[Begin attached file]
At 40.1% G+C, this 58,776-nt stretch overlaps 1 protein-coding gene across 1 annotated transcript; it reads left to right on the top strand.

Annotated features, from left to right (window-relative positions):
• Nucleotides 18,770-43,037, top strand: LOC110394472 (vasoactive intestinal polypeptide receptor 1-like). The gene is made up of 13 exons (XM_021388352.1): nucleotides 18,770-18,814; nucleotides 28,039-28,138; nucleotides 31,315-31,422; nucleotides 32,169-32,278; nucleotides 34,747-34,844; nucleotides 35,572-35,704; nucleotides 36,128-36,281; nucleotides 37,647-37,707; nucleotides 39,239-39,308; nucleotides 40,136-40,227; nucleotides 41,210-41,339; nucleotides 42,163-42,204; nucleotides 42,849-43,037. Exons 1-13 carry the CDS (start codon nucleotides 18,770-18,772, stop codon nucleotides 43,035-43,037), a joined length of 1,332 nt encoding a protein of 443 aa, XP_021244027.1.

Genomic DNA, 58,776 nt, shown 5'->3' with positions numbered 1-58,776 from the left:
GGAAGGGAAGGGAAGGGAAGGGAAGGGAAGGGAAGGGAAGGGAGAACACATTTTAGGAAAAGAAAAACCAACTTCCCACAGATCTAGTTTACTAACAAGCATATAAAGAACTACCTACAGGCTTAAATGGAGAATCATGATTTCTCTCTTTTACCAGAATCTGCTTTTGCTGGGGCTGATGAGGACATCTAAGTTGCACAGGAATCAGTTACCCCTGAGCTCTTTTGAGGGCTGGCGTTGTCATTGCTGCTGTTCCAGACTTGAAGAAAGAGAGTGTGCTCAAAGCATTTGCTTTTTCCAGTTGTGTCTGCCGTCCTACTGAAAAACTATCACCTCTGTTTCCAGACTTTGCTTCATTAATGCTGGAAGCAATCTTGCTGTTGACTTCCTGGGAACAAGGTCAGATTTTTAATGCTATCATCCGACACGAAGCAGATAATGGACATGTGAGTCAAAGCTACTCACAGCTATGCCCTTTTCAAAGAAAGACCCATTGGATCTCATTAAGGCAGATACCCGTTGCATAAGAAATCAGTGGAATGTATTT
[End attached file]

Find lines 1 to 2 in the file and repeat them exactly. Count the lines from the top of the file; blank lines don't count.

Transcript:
At 40.1% G+C, this 58,776-nt stretch overlaps 1 protein-coding gene across 1 annotated transcript; it reads left to right on the top strand.

Annotated features, from left to right (window-relative positions):